Article 12. During the King's minority, the Prince who his nearest relative in the order of succession to the throne, shall be regent of the realm, provided he be twenty-one years of age.

Article 13. Should the Prince upon whom the regency devolves be still in his minority and this duty pass to a more distant relative, the regent who actually takes office shall continue in the same until the King becomes of age.

Article 14. In the absence of male relatives, the regency devolves upon the Queen-Mother.

Article 15. In the event of the prior decease of the Queen-Mother, the regent shall be elected by the legislative Chambers, convoked within ten days by the Ministers of the Crown.

Article 16. The preceding provisions in reference to the regency are also applicable in case the King has attained his majority, but is physically incapable of reigning. Under such circumstances, if the heir presumptive to the throne be eighteen years of age, he shall be regent of full right.

Article 17. The Queen-Mother has charge of the education of the King until he has completed his seventeenth year; from this time on, his guardianship passes into the hands of the regent.

Article 18. All rights pertaining to the civil power in matters of ecclesiastical benefices and in the execution of all regulations whatsoever coming from foreign countries shall be exercised by the King.

Article 19. The civil list of the Crown shall remain, during the present reign, at an amount equal to the average of the same for the past ten years. The King shall continue to have the use of the royal palaces, villas, gardens and their appurtenances, and also of all chattels intended for the use of the Crown, of which a speedy inventory shall be made by a responsible ministerial department. In the future the prescribed dotation of the Crown shall be fixed the first for the duration of each reign by legislature subsequent to the King's accession to the throne. [After King Humbert I. ascended the throne, a law dated June 27, 1880, fixed the annual dotation of the Crown, but the sum was increased in 1890 to 14,250,000 lire.]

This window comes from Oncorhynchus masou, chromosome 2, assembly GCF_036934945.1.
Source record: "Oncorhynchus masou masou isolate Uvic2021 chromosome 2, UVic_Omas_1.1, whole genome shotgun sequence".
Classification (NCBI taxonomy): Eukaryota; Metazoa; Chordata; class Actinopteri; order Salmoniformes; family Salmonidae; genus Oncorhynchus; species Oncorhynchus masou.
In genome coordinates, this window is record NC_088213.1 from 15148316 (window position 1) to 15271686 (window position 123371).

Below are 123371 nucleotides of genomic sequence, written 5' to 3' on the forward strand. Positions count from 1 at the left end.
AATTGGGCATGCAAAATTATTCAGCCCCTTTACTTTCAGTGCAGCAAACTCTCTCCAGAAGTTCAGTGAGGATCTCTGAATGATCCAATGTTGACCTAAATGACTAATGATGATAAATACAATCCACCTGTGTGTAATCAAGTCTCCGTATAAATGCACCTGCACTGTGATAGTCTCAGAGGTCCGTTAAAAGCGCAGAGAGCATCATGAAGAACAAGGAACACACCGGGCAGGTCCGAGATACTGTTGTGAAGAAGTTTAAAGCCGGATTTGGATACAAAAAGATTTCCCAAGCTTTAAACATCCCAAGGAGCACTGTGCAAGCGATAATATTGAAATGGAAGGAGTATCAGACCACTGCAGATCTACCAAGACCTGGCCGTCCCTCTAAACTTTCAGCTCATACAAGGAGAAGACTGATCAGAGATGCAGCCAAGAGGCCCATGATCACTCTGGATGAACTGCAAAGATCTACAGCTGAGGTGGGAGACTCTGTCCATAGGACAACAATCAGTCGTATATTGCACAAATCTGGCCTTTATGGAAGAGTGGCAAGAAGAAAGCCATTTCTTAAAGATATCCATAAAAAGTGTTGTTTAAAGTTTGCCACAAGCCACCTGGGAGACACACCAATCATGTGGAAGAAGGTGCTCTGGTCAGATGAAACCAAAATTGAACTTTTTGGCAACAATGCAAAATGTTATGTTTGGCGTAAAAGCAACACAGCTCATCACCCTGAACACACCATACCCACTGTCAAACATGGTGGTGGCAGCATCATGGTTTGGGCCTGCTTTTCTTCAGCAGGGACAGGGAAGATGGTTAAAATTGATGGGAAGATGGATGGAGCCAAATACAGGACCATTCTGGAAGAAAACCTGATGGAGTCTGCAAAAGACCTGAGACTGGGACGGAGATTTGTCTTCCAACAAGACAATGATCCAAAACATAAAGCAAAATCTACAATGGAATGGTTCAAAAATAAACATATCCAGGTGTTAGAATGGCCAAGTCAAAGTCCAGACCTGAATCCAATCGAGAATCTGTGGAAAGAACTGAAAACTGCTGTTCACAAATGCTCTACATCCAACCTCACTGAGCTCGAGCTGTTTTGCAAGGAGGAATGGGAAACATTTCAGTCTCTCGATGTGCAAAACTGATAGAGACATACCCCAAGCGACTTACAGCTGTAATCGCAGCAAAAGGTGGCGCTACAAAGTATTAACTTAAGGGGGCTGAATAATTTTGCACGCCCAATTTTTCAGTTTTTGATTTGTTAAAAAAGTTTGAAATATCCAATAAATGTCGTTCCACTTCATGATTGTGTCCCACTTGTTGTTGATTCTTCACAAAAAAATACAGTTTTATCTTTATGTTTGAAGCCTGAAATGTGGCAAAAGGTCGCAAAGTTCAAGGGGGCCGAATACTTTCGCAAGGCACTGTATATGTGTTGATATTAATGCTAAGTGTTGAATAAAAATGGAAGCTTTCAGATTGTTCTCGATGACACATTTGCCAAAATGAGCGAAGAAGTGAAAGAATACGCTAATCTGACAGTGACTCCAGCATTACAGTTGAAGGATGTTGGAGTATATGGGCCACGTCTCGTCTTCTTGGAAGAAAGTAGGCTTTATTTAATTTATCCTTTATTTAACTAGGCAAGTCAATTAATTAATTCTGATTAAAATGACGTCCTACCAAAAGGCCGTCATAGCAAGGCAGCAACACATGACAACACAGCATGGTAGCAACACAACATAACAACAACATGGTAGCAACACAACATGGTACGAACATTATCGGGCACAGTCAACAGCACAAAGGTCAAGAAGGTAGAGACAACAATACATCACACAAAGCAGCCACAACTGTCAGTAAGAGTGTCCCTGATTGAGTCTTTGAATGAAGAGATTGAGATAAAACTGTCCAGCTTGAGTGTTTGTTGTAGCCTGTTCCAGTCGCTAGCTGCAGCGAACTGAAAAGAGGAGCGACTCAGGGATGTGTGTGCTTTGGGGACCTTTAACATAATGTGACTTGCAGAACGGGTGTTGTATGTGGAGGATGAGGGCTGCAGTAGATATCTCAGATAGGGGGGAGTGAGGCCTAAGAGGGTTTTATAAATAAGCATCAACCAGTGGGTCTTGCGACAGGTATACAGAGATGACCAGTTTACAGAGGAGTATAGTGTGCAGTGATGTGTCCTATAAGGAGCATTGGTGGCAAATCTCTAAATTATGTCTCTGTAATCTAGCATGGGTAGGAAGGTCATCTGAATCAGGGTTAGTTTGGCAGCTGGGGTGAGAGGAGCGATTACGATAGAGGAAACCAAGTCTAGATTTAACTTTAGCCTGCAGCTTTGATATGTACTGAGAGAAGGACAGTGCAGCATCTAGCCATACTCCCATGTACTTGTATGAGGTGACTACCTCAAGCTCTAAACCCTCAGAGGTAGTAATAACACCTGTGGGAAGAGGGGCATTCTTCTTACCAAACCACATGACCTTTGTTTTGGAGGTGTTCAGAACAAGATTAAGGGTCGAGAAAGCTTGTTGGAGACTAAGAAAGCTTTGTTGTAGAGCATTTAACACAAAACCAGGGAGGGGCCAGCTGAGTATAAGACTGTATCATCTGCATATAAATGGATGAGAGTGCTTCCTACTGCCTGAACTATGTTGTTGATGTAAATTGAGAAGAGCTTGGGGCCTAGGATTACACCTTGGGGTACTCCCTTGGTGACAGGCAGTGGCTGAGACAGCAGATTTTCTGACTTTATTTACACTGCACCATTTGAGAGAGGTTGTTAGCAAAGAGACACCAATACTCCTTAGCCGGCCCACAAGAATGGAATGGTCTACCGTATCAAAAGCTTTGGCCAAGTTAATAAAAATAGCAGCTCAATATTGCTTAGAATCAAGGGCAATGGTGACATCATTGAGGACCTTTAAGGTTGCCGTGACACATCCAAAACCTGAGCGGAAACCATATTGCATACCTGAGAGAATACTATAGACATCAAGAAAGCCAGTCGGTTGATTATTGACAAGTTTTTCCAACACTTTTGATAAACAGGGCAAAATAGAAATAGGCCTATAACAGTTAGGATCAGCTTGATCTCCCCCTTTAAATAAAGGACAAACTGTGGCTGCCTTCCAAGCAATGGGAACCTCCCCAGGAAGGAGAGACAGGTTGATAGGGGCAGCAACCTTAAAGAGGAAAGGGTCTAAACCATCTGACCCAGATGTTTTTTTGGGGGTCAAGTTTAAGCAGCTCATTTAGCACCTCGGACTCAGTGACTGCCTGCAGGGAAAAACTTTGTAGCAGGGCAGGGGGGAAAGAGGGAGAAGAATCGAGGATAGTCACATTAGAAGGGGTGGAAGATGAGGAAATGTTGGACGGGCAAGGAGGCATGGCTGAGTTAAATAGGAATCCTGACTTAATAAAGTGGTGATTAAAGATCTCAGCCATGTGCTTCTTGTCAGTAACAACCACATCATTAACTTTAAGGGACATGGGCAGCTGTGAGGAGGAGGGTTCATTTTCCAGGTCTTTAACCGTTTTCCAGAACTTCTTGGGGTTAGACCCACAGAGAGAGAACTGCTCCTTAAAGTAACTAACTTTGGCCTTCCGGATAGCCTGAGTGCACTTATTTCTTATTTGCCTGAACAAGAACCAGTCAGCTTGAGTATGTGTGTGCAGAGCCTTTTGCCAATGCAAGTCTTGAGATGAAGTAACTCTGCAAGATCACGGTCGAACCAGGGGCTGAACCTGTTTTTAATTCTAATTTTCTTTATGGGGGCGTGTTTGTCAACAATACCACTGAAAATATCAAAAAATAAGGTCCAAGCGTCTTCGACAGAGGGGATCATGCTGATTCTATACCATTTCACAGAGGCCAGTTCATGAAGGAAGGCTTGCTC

Article 20. The property that the King possesses in his right, shall form his private patrimony, together with that to which he may acquire title either for a consideration or gratuitously in the course of his reign. The King may dispose of his private patrimony either by deed or will exempt from the provisions of the civil law as to the amount thus disposable. In all other cases, the King's patrimony is subject to the laws that govern other property.

Article 21. The law shall provide an annual civil list the heir apparent to the throne when he has attained majority, and also earlier on occasion of his marriage; for the allowances of the Princes of the royal family and royal blood within the specified conditions; for the dowries of the Princesses and for the dowries of the Queens.

Article 22. Upon ascending the throne, the King shall take an oath in the presence of the two chambers to observe faithfully the present constitution.

Article 23. The regent, before entering on the duties of that office, shall swear fidelity to the King and faithful observance of this constitution and the laws of the State.


Article 24. All subjects of the Kingdom are equal before the law, regardless of their rank or title. All shall equally enjoy civil and political rights and shall be eligible to civil and military offices, except as otherwise provided by law.

Article 25. All shall contribute without distinction to the burdens of the state, in proportion to their possessions.

Article 26. Individual liberty is guaranteed. No one shall be arrested or brought to trial except in cases and in the manner prescribed by law.

Article 27. The domicile is inviolable. No search of domicile shall be permitted except in cases and in the manner prescribed by law.

Article 28. The press shall be free, but the law may suppress abuses of this freedom. However, Bibles, catechisms, liturgical and prayer books shall not be printed without the prior permission of the [local] bishop.